Look, I'm not saying the film's well documented flaws aren't there. And for many an intelligent viewer, those legitmiate flaws are enough to wreck the film. But for those of us who are turned on by a certain brand of rural dialgoue and/or by films that set a heavy mood of honest reflection and stay in that mood from start to finish, All The Pretty Horses is rare enough and good enough to swallow up any surface objections to plot holes, structure trouble, etc.
The dialogue is great without wearing its greatness on its shoulder. Billy Bob is a great pairing with the novelist McCarthy because they both understand how to keep dialogue subdued and unassuming while fleshing out some of the most haunting themes.
The lines have meter. They're often poetic without going over the line (I'm lookin' at you, Terrence Malick). Listen to the cadence in these lines from the opening scene, especially the middle line:
"Down in Mexico, they got ranches so big, you can't ride from one end to the other in a week. It ain't all fenced in and sold off and played out. Not down there."
Or consider the poetic repetition in these two lines:
(in response to "I ain't the same as I was.")
"You are inside. Inside you are."
"Don't cry, Alejandra. Alejandra, don't cry."
And as artsy as that might look on the page, the lines are delivered very naturally by Damon, as naturally as would roll off the tongue in real conversation.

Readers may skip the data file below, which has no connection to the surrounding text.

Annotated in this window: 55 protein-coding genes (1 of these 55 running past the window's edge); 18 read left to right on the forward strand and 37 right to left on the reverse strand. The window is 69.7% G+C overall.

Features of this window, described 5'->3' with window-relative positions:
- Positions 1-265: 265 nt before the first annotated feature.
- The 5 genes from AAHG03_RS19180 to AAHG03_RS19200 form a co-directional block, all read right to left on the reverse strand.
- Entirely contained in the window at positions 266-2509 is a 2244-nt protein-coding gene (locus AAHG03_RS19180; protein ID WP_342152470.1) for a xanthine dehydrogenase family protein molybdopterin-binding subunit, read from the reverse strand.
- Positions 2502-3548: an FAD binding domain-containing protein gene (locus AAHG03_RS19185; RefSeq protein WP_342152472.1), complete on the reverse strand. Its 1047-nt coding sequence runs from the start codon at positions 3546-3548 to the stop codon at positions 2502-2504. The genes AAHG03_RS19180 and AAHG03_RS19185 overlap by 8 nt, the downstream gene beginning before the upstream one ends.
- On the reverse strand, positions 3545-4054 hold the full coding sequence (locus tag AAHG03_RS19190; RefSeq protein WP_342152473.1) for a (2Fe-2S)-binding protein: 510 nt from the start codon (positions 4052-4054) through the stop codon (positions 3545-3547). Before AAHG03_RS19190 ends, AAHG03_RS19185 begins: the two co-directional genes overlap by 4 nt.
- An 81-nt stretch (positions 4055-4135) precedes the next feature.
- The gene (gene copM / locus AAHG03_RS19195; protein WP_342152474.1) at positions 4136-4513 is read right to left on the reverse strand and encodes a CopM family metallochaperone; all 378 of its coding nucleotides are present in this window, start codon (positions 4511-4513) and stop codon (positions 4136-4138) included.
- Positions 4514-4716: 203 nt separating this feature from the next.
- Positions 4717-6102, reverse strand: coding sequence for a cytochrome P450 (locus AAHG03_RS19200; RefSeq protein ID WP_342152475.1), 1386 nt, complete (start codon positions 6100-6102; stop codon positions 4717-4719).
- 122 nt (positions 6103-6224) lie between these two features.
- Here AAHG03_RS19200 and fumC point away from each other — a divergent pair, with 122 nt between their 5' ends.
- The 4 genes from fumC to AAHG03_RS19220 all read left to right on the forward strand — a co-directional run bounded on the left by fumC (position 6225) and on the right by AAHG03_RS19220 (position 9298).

And it goes on and on, the poetic, but unassuming dialogue. It's masterfully written and executed in this respect. The same goes for the down-home quality of the dialgue. Without drifting into pure fable, or over-precious Southern Culture, exchanges like "Where'd you get a gun like that?" "At the gettin' place." haunt rather than just amuse. All this is accomplished by restraint in the writing and in the acting.
As for the mood, I bought the dreamlike qualities of the movie hook, line, and sinker, though I can sense how some would roll their eyes. The bizarre prison scene where the prisoner is singing, the mocking Spanish dance the Mexican ranch hand does while Cole is on the phone with Alejandra, etc - those touches of surrealism were right up my alley. They're all the more effective that they are sparse in the film.
As for the common complaint that the love affair is empty, I can go along up to a point. It's based on instant chemistry, and the pair treat the relationship carelessly. But those two facts go together: an animalistic love affair is going to be treated foolishly. That doesn't make the love completely shallow. Sometimes that's how we fall in love and it can be irresistible. I don't think falling for Penelope Cruz across a crowded room or ranch is much of a stretch. My lady friends tell me the same is true for Matt Damon. It's not the noblest kind of love, but it's plenty powerful. Cole's and Alejandra's nobler impulses do take over at natural points and foil the affair. That's as it should be, too.